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Agriculture tourism turns top shelf next year when 21c Museum Hotel founders Steve Wilson and Brown-Forman heiress Laura Lee Brown expect to launch their renowned Hermitage horse farm as a tourist attraction.
Having removed the “no visitors” sign from the quarter-mile driveway, the couple laid out a new vision of Oldham County farmland preservation.
No corn mazes, petting zoo or pumpkin patch are in store. Instead, a new kind of Kentucky theme park will draw conventioneers and Kentucky Derby tourists.
Barn 8, one of 52 structures on the 700 acres, will become a farm-to-table restaurant of the same name led by a yet-unidentified chef from the East Coast.
“I am enticed by a chef who is famous to bring attention to the project right away,” Wilson said in an interview.
From “seed to sip,” visitors will learn bourbon production in another building while sampling local distillers’ blends.
The thoroughbred operation from whence sprang 1953 Kentucky Derby winner Dark Star will open its barn doors east of the 1847 antebellum big house.
While not disclosing development costs, Wilson described “a legacy project” with few equals worldwide, a home to art installations as well as a rural refuge for families to ramble or picnic.
A quarter mile deep, a rural conservation easement will guarantee motorists everlasting vistas of pasture for the 1.5-mile length of Hermitage abutting Route 42. West of the restored brick mansion with a white-pillared front porch, a garden complex will host the “Bourbon Experience” and the century-old hay barn where guests dine in the former stables of dairy cows while chefs labor in open kitchens. Bison, heirloom hogs and eggs will be sourced from Woodlands Farm, where Brown and Wilson reside nearby.
As a child growing up on the Prospect farm that became the Sutherland subdivision, Brown said she still grieves development in Oldham County, adding that after that farm’s sale, her family returned to purchase 50 acres of the Ohio River bottomlands to prevent its development into a marina. Instead, that land is now the public Hays Kennedy Park in Prospect.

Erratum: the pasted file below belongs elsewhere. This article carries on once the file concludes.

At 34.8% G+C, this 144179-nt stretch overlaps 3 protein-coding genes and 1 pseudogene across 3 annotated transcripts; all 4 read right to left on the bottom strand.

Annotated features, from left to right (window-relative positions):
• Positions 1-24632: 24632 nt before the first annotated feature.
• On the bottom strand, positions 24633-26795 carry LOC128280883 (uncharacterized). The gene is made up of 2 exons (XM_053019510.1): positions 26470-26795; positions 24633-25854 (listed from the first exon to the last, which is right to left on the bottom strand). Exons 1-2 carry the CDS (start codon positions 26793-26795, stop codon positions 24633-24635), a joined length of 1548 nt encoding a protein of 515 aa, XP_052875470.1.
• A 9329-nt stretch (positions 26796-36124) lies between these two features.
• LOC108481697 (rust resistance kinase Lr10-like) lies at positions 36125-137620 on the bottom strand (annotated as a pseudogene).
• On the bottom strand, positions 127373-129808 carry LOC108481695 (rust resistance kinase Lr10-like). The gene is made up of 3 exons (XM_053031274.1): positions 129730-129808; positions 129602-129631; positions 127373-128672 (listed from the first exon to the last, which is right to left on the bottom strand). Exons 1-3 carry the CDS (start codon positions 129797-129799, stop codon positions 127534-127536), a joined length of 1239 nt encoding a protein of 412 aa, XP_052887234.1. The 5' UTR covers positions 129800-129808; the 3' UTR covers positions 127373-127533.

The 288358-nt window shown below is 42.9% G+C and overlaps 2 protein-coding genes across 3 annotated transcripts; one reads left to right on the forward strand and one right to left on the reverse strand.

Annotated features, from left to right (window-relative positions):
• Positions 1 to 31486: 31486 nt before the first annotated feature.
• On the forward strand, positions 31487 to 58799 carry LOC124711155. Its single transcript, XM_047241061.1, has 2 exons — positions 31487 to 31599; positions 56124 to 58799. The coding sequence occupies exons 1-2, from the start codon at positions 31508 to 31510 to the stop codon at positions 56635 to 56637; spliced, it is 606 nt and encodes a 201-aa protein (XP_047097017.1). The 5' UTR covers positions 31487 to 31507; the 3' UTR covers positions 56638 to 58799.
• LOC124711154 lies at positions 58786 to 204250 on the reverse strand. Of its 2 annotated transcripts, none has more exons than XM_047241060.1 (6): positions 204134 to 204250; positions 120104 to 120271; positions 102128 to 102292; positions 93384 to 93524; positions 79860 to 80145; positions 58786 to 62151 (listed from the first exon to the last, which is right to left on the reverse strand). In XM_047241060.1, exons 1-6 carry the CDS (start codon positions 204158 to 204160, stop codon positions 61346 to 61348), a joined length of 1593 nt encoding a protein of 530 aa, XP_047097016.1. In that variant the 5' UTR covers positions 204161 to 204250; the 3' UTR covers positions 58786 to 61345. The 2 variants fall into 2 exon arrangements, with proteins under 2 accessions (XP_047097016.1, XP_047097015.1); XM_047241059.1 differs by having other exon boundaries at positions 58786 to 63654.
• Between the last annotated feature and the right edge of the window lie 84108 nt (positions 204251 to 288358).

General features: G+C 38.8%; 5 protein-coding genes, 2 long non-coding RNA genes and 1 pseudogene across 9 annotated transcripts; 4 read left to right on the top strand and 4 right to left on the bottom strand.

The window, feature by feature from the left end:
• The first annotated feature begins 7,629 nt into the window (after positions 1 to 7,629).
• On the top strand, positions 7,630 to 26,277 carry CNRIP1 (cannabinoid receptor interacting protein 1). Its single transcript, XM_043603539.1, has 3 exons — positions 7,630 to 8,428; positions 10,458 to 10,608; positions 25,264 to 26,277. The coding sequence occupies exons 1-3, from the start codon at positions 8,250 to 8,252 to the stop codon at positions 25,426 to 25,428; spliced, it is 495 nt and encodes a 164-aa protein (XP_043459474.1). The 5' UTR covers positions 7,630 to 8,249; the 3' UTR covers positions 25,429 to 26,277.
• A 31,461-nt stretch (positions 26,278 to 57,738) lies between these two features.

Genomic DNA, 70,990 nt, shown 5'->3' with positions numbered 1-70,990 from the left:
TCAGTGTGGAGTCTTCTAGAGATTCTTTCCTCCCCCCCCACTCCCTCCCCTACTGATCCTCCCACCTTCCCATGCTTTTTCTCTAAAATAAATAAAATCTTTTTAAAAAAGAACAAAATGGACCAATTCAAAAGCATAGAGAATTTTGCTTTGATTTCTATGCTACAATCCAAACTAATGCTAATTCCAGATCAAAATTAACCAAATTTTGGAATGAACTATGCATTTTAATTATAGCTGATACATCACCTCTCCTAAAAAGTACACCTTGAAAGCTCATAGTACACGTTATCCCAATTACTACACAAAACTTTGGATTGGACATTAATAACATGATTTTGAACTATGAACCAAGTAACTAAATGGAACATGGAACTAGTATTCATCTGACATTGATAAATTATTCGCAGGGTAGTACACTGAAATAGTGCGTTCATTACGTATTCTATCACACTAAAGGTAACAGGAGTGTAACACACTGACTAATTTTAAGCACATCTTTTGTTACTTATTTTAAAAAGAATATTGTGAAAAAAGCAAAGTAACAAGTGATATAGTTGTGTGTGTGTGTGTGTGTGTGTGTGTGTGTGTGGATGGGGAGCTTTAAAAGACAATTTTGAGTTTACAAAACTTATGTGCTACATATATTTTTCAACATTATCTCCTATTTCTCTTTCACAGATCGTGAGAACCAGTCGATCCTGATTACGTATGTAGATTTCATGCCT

At the first zoning meeting Wednesday night, Wilson said local residents were elated to learn Hermitage would not turn from farmland into rooftops.
“When they found out we weren’t building houses, they broke into applause,” he said. “There was so much angst about what we might be doing here. There was a lot of relief.”
Inspirations include Blue Hill at Stone Barns, a culinary destination 30 miles north of New York City led by renowned farm-to-table chef Dan Barber, Wilson said. There, a “grazing, pecking and rooting” experience is available via a $238 per person prix fixe menu while families with children dine on “farm-fresh” lattes or cafe fare at an adjacent cafe.
While that model leans a tad pricey, Wilson said a nearer vision is already embodied at Blackberry Farm in the Smoky Mountains foothills of Tennessee. That 4,200-acre luxury retreat offers hiking, fishing and leisure on a farm with three restaurants hosting a chef, cheesemaker, butcher, “jam lady,” chocolatier and sommelier, to name a few.
Groundbreaking arrives early next year, the beginning of a bet calculated on the number of visitors to the Kentucky Derby Museum and the hundreds of thousands of tourists who frequent the Kentucky Bourbon Trail.
“There’s a growing interest in local food,” Wilson, 68, said as Brown, 75, stood by. “There’s a demonstrated desire to visit distilleries.”
Harvard-trained architect Haviland Argo, who will lead the project, has risen through the ranks of the 21c chain overseeing construction of the flagship on West Main Street downtown and its Cincinnati cousin.
For starters, Argo is designing the renovation of the century-old hay barn into a 14,000-square-foot restaurant, surrounding gardens and 125 parking spaces nearby. Next week, Brown and Wilson said they are off to visit Longwood Gardens in suburban Philadelphia, a pastoral institution where visitors ramble on the former estate of the DuPont family.
Hermitage Farm “will bring together all of the things that we are interested in,” said Wilson, whose decade-old 21c boutique hotel and museum chain unveils its latest outlet in Nashville next spring. “Now that we’ve done that, we are coming back to the farm, giving it new life without developing it and providing a place for people who have never had a farm experience to enjoy that.”
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This article was written by Jere Downs from The Associated Press and was legally licensed through the NewsCred publisher network.